Review Summary: Tentenko III: Tentenko Sings?Tentenko is an ex-idol freelance artist who runs her own label and has released an extensive range of experimental pop and techno EPs. This review is part of an ongoing series dedicated to exploring her discography. For a point of reference and orientation to her discography as a whole, please see the first instalment in the series, the review for Good Bye, Good Girl.
Having kicked off her trail of CD-Rs with the headscratching Dokusai
, Tentenko clearly felt it was time to bring things down to earth a little. As such, we are treated to four renditions of songs from one of her apparent touchstones, the Halmens. The Halmens were a new wave band from the early 80s remembered largely for their jittery style, their quirky songwriting and the launchpad they provided for art pop legend Jun Togawa (Togawa guested on the the Halmens’ albums and covered them herself - but more on that later). Given that Tentenko’s most palatable output tends to lean into the 80s and contains discernible Halmens influence, the prospect of a cover EP is a neat idea and an early indication of her roots; at this point in time, Tentenko’s musical solo identity could only be pinpointed from a pop single and an ambient noise EP, so bringing her Halmens fandom into the picture adds a welcome centre of gravity.
Beyond this, the shape of Tentenko Sings Halmens
is largely dependent on the listener’s familiarity with the originals: if you haven’t heard these songs before, you’ll likely be at least somewhat impressed by the bounce and flair on offer in Tentenko’s versions; if you have heard the them and need no further convincing that the Halmens were, indeed, pretty cool, then the principal point of attraction here is the mid-key murder of classic pop numbers. The bottom line is that Tentenko’s voice is far from the strongest, and while she later proves to be pretty adept at writing tracks that complement it well, she is an awful replacement for the post punk warmth and charisma that originally underpinned Halmens vocalist Kenzo Saeki’s performance. Nowhere is this more obvious than on “Konchuugun”, once made famous by the Halmens and Togawa alike (Togawa’s cover sits comfortably in the #3 slot on her infamous debut Tamahime Sama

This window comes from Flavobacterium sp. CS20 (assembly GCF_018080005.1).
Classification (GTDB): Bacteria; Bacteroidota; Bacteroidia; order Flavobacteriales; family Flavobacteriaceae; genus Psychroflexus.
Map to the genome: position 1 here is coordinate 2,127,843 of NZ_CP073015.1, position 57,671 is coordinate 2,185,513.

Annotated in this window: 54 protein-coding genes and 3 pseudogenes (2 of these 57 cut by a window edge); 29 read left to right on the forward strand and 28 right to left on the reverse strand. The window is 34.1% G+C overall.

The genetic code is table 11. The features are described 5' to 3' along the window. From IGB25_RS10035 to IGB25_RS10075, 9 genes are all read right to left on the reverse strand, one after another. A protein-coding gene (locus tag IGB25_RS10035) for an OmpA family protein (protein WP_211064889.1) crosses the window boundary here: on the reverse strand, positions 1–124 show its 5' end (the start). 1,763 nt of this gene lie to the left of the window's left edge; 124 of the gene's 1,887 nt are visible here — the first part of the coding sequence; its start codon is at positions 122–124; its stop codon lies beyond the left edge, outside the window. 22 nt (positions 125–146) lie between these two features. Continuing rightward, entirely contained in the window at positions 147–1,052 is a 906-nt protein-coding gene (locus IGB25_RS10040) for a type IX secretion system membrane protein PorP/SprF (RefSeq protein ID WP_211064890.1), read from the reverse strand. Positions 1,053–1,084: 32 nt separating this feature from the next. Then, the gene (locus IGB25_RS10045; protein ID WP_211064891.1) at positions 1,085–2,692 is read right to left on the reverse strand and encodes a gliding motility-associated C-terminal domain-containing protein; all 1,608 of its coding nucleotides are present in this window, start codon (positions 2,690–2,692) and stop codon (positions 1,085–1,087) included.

); the song is reduced to a shrill shadow of its former self. Tentenko’s vocals here are completely insufferable, especially on the warbling vocal hook that made the original’s verses so memorable. Saeki and Togawa both delivered this hook in beautiful, bizarre tones, holding onto the first part of the phrase for just longer than was bearable before taking it heavenward with a swooping glissando; Tentenko splits the phrase into two separate breaths, boycotts the glissando entirely and captures the full measure of her predecessors’ ugliness but none of their grace. A fair representation of all three might go as follows:
Tentenko: eeeeeeeeeeeeee . EEEEEEEEEEEEEE
It’s an earful. In other cases, Tentenko’s forthright bass wobble, uptempo no-nonsense percussion and fantastic midway synth break might have been enough to elevate things, but her performance on this one is both totally focal and utterly unsalvageable. Things fare better elsewhere, where her arrangements are sufficiently lively and faithful to the spirit of the originals to keep things alive, with a few surprises thrown in for good measure (opener “Motor Humming”’s newfound rock overtones, for instance). On the whole, however, this EP brings little to the table beyond a fun statement of influence and a pointer to give the Halmens another check. Neither of these points are misplaced, but it doesn’t exactly make for a bright patch in Tentenko’s early discography.